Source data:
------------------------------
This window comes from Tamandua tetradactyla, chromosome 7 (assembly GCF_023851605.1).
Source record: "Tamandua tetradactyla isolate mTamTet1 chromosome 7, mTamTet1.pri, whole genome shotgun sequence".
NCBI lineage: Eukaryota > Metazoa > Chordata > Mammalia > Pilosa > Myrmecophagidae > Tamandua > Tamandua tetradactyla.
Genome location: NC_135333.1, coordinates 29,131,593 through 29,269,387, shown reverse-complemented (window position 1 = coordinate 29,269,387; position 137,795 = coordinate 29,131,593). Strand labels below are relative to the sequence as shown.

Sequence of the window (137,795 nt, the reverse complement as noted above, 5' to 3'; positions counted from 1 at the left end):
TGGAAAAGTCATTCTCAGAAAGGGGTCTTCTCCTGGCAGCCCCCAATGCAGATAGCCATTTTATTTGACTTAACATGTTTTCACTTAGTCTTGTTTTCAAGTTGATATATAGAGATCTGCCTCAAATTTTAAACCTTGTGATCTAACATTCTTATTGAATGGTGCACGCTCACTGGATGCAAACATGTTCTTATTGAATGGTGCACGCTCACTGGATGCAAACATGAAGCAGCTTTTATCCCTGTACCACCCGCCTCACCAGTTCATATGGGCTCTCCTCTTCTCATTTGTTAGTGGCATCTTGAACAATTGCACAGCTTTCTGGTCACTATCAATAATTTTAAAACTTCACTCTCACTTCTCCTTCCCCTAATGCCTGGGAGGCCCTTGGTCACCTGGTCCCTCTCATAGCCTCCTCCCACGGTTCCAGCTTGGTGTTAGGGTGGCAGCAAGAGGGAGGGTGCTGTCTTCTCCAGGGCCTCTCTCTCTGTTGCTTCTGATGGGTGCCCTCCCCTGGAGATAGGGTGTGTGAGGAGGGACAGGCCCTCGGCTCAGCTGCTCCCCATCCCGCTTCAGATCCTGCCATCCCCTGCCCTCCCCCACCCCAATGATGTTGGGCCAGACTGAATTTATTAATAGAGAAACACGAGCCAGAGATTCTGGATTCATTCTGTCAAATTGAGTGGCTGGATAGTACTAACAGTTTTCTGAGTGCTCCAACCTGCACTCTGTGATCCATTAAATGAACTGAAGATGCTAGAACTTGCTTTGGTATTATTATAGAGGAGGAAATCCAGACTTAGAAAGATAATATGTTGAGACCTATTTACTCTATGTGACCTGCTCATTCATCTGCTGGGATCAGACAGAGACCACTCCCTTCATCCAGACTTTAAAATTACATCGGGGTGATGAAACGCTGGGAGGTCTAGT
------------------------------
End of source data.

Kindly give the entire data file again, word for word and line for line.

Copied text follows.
This window comes from Tamandua tetradactyla, chromosome 7 (assembly GCF_023851605.1).
Source record: "Tamandua tetradactyla isolate mTamTet1 chromosome 7, mTamTet1.pri, whole genome shotgun sequence".
NCBI lineage: Eukaryota > Metazoa > Chordata > Mammalia > Pilosa > Myrmecophagidae > Tamandua > Tamandua tetradactyla.
Genome location: NC_135333.1, coordinates 29,131,593 through 29,269,387, shown reverse-complemented (window position 1 = coordinate 29,269,387; position 137,795 = coordinate 29,131,593). Strand labels below are relative to the sequence as shown.

Sequence of the window (137,795 nt, the reverse complement as noted above, 5' to 3'; positions counted from 1 at the left end):
TGGAAAAGTCATTCTCAGAAAGGGGTCTTCTCCTGGCAGCCCCCAATGCAGATAGCCATTTTATTTGACTTAACATGTTTTCACTTAGTCTTGTTTTCAAGTTGATATATAGAGATCTGCCTCAAATTTTAAACCTTGTGATCTAACATTCTTATTGAATGGTGCACGCTCACTGGATGCAAACATGTTCTTATTGAATGGTGCACGCTCACTGGATGCAAACATGAAGCAGCTTTTATCCCTGTACCACCCGCCTCACCAGTTCATATGGGCTCTCCTCTTCTCATTTGTTAGTGGCATCTTGAACAATTGCACAGCTTTCTGGTCACTATCAATAATTTTAAAACTTCACTCTCACTTCTCCTTCCCCTAATGCCTGGGAGGCCCTTGGTCACCTGGTCCCTCTCATAGCCTCCTCCCACGGTTCCAGCTTGGTGTTAGGGTGGCAGCAAGAGGGAGGGTGCTGTCTTCTCCAGGGCCTCTCTCTCTGTTGCTTCTGATGGGTGCCCTCCCCTGGAGATAGGGTGTGTGAGGAGGGACAGGCCCTCGGCTCAGCTGCTCCCCATCCCGCTTCAGATCCTGCCATCCCCTGCCCTCCCCCACCCCAATGATGTTGGGCCAGACTGAATTTATTAATAGAGAAACACGAGCCAGAGATTCTGGATTCATTCTGTCAAATTGAGTGGCTGGATAGTACTAACAGTTTTCTGAGTGCTCCAACCTGCACTCTGTGATCCATTAAATGAACTGAAGATGCTAGAACTTGCTTTGGTATTATTATAGAGGAGGAAATCCAGACTTAGAAAGATAATATGTTGAGACCTATTTACTCTATGTGACCTGCTCATTCATCTGCTGGGATCAGACAGAGACCACTCCCTTCATCCAGACTTTAAAATTACATCGGGGTGATGAAACGCTGGGAGGTCTAGT